Official lottery is a form of gambling in which people purchase tickets and hope to win a prize, usually money. It’s the largest form of state-regulated gambling in the United States, with players spending upward of $100 billion per year. During the post-World War II period, when many states were expanding their social safety nets and were facing increasing costs from the Vietnam War, state politicians were looking for ways to raise revenue without arousing public anger by hiking taxes on middle class and working class Americans. That’s when the lottery came into fashion.

Lottery proponents promised that lottery proceeds would float the entire budget of a state, freeing legislators from ever having to discuss the unpleasant subject of raising taxes. And they wildly exaggerated how much the lottery boosted state finances. In the first years of California’s lottery, for example, the money brought in by ticket sales covered only about five percent of its education budget.

The advocates of the lottery eventually began to focus less on a silver bullet for the budget and more on what the money could fund, invariably a popular and nonpartisan government service—most often education, but sometimes elder care or public parks or veteran aid. They also embraced the idea of multi-state lotteries, creating games that span more than one jurisdiction, and leveraging their size to increase jackpots.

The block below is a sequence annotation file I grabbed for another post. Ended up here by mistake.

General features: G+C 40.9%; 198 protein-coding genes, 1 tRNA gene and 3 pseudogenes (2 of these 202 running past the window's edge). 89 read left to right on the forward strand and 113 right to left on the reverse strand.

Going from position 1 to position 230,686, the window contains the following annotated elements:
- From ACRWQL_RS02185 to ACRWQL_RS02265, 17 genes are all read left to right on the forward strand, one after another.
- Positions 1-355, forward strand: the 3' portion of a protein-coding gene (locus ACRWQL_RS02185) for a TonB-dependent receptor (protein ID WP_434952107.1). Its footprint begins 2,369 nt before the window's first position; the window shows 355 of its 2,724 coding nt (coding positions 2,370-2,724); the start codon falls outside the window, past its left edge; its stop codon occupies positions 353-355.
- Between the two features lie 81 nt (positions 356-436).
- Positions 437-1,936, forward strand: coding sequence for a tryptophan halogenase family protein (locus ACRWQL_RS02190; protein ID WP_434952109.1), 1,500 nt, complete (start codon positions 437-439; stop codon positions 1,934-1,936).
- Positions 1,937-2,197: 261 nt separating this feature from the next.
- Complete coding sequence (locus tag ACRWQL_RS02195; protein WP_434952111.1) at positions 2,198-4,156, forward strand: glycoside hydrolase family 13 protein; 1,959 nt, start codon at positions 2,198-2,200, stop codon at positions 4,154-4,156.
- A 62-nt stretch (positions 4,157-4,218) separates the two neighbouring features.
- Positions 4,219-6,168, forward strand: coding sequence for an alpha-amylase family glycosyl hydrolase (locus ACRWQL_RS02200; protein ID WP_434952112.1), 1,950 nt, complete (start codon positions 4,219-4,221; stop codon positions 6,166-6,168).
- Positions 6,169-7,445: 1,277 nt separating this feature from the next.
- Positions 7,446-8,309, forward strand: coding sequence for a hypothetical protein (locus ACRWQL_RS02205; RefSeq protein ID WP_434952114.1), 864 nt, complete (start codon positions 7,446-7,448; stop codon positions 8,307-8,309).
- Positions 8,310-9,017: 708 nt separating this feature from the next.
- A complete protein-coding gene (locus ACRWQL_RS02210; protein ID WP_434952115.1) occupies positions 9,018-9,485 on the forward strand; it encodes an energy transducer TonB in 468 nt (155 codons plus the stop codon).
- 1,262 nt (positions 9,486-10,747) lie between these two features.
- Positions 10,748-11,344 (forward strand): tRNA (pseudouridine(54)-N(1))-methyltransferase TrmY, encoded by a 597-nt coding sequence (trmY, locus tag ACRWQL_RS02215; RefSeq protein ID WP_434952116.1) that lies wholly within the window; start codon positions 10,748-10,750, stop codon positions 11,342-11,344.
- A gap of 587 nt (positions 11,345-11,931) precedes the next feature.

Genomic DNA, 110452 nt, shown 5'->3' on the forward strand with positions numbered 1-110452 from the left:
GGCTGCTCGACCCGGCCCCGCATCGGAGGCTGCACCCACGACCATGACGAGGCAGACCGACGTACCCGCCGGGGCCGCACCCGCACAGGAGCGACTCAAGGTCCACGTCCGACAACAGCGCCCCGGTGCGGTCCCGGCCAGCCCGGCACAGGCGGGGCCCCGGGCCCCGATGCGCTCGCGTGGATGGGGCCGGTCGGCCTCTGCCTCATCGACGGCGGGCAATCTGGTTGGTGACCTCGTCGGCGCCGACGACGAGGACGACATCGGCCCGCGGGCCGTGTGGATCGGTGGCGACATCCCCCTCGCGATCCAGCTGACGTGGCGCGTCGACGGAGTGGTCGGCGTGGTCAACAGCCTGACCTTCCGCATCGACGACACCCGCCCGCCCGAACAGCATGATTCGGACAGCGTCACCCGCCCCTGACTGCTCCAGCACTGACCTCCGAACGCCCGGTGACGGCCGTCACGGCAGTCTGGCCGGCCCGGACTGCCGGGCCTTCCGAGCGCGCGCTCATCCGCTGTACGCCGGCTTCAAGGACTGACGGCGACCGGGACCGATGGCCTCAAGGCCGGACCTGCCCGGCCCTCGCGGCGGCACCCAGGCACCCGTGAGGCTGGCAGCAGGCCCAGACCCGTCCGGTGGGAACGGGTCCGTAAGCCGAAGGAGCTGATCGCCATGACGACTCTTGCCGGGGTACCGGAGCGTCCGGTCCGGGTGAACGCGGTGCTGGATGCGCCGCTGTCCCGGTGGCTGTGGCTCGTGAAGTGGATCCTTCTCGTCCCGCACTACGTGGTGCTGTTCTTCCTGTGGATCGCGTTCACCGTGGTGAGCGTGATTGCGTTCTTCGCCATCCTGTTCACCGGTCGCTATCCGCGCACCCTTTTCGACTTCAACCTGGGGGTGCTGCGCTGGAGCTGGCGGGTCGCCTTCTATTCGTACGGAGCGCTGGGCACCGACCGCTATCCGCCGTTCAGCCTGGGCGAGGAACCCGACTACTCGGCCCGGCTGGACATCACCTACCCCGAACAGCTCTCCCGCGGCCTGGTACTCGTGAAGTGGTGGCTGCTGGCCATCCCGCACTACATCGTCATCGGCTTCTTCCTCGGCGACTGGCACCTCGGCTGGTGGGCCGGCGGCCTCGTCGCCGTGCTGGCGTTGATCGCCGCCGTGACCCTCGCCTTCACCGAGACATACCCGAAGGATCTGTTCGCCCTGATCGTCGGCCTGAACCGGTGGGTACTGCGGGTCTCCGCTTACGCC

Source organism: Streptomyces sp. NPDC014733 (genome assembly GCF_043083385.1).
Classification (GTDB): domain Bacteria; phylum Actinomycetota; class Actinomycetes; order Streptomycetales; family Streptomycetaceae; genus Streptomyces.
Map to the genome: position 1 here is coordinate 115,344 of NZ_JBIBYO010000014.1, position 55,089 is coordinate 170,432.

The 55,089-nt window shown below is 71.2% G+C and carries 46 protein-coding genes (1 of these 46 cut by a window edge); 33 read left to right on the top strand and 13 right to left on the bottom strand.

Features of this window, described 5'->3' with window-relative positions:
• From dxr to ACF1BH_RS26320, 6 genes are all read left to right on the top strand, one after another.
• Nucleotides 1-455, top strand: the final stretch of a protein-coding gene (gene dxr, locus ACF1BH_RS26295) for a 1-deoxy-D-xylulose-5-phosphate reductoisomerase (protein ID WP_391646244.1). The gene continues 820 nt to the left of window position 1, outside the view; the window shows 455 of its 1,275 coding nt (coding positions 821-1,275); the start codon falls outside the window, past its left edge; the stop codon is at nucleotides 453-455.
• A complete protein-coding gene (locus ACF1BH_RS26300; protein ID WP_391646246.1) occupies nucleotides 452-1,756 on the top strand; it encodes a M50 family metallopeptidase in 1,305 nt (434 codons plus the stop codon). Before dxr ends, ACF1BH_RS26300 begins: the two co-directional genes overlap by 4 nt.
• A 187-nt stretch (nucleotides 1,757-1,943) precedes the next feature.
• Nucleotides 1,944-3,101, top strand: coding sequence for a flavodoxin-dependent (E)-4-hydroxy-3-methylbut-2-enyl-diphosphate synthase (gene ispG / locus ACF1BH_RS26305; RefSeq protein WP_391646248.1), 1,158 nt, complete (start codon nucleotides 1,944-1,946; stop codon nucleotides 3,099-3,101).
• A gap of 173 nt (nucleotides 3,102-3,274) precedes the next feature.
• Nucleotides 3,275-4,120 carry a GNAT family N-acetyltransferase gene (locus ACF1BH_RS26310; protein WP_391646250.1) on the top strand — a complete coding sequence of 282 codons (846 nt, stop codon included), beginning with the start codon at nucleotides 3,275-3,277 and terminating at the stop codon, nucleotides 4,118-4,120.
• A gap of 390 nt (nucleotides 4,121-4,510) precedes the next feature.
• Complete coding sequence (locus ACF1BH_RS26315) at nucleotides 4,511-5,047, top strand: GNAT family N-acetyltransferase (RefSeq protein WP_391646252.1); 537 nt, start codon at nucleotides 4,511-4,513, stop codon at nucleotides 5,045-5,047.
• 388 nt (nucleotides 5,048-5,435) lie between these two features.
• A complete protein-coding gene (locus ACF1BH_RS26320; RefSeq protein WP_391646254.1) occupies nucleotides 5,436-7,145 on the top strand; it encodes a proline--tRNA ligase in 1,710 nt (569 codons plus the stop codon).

Nevertheless, critics of the lottery still argue that it is morally and financially unjustified. Some, like devout Protestants, deem it unconscionable for the state to subsidize public services through gambling. Others, citing research showing that lottery players are disproportionately poor and Black or Latino, believe that the game preys on vulnerable citizens.